Throwing Beads, Catching Beads in Lake Charles, Louisiana

Throwing Mardi Gras beads in Lake Charles, Louisiana

In Lake Charles, Louisiana during Mardi Gras, I learned what it was like to feel like royalty. Clad in a carnival mask, a feather boa, and strands upon strands of shiny beads, I looked down on my subjects and threw Mardi Gras beads to a select few.

Giddy with my unexpected power, high above the crowd, I smiled at the cheering children and their parents, all jumping up and down in excitement with outstretched hands.

Author by the Lake Charles city Mardi Gras parade float

I generously tossed shiny strands in traditional Mardi Gras colors, believed to have been chosen by Russian Grand Duke Alexei Romanov when he came as a guest of honor to New Orleans in 1872. Purple for royalty and justice, gold for purity and power, and green for friendship and faith.

I was standing on a city float, next to its mascot, Gumbeaux Gator, riding at the Sunday Children’s Parade – one of the many celebratory happenings, like Pets Parade; Hot Rods, Motorcycles, and Classics Parade; Zydeco Music Fest, and various krewes’ costume presentations and balls. “Krewe,” pronounced “crew,” is a term that dates back to the 19th century for a group that puts on a parade and ball during carnival season.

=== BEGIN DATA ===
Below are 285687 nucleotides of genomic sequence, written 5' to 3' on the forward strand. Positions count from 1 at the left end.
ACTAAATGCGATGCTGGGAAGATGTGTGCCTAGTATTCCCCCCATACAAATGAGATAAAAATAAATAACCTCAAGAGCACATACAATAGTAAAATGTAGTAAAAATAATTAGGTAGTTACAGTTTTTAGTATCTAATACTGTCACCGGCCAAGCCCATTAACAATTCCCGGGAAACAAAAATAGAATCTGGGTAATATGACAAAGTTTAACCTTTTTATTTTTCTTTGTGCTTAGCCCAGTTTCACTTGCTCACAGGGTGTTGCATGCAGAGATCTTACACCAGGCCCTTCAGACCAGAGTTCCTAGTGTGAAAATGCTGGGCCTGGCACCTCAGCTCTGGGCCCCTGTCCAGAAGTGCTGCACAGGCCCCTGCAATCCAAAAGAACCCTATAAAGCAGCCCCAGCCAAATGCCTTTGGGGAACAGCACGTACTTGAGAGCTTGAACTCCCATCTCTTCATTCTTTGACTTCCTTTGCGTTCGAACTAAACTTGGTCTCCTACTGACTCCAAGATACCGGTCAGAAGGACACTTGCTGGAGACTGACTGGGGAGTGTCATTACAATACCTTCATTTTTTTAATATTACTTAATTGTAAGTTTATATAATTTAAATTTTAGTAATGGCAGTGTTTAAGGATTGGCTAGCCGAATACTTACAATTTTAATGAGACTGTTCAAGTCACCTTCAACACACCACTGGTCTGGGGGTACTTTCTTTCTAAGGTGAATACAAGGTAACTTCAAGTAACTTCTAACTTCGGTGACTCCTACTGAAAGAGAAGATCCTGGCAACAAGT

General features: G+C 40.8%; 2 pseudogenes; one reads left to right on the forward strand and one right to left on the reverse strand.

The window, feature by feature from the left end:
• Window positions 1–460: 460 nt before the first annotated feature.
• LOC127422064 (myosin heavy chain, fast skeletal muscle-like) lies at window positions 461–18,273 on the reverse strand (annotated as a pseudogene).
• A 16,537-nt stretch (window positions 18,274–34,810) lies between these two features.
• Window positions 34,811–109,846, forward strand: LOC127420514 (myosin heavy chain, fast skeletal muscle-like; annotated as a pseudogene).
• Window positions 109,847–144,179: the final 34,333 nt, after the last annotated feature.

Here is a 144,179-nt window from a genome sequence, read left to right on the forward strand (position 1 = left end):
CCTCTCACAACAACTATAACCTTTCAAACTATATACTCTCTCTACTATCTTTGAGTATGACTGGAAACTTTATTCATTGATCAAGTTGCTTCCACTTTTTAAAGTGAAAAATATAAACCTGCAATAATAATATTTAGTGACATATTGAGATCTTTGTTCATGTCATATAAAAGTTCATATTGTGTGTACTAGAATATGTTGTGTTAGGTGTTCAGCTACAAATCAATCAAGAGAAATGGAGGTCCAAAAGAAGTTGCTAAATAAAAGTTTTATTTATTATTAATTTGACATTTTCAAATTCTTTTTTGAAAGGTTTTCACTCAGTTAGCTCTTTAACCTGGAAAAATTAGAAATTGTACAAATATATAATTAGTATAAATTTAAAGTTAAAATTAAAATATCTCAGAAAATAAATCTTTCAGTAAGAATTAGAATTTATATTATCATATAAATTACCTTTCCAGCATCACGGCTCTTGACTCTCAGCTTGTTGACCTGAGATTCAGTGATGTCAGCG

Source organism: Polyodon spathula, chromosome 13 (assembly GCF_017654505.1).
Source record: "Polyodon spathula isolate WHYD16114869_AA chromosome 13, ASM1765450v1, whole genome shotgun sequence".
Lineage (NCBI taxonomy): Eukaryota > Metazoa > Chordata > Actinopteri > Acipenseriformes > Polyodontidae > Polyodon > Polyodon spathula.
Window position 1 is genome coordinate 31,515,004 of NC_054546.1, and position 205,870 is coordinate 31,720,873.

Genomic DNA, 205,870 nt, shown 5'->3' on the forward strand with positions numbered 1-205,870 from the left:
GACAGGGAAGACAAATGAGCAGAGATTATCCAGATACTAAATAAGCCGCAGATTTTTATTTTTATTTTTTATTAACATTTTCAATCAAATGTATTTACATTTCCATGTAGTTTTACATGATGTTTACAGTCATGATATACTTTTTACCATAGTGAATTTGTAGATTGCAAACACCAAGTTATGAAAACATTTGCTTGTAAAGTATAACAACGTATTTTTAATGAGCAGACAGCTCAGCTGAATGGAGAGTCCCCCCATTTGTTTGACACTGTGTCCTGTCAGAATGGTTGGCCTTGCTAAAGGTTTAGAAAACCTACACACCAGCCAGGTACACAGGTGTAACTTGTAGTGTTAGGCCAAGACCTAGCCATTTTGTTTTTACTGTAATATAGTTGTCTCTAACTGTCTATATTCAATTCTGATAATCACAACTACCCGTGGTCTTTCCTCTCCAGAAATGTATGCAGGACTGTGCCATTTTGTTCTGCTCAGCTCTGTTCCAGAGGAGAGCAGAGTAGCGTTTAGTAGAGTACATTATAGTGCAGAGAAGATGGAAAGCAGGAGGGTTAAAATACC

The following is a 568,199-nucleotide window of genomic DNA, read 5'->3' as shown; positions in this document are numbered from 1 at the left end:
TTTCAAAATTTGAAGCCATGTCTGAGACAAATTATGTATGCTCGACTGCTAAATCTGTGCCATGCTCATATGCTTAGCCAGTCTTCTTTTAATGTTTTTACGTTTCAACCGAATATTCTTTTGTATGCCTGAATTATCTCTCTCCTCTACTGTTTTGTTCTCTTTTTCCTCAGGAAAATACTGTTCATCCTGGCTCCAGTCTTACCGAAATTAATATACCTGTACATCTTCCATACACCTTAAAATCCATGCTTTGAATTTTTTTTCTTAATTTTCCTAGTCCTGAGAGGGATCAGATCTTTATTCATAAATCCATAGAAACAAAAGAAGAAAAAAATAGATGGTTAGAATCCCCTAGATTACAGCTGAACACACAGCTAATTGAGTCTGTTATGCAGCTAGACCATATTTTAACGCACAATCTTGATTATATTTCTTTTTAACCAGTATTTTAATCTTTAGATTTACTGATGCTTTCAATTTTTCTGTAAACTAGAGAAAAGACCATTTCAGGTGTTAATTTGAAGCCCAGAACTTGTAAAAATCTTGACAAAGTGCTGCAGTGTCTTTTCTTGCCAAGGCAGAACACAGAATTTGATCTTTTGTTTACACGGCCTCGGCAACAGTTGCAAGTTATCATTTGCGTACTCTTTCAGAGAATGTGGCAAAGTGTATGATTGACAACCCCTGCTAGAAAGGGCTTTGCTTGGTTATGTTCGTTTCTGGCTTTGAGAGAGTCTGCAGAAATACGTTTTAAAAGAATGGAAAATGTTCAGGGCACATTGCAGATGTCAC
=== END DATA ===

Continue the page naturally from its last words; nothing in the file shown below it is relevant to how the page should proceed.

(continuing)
By the time I was done with my bag of beads, my right arm was so sore, I could hardly hold my bottle of locally-brewed Abita beer, but that was a great feeling!

Then on Fat Tuesday, I had a chance to relive the experience from the other side, when I took my place in a cheering crowd on a sidewalk for the grandiose Krewe of Krewes’ Parade. I jumped up and down in my plastic rain poncho trying to catch the beads flying out from the festively decorated floats.

I fully grasped the catching tactic: attract attention of the most athletic bead-thrower on a float, stare him in the eye, wave and smile – and you got your beads delivered right into your palm by his precise throw. Mind your neighbor, who might be taller than you, and already overloaded with beads, but who is trying to catch the same strand as you. Pull, if necessary, and if she wins, or if the beads fall to the ground, immediately switch your attention to the next float and the next bead-thrower.

What an amazing way to get high on purity, justice, and faith!

Royal Gala on Monday before Mardi Gras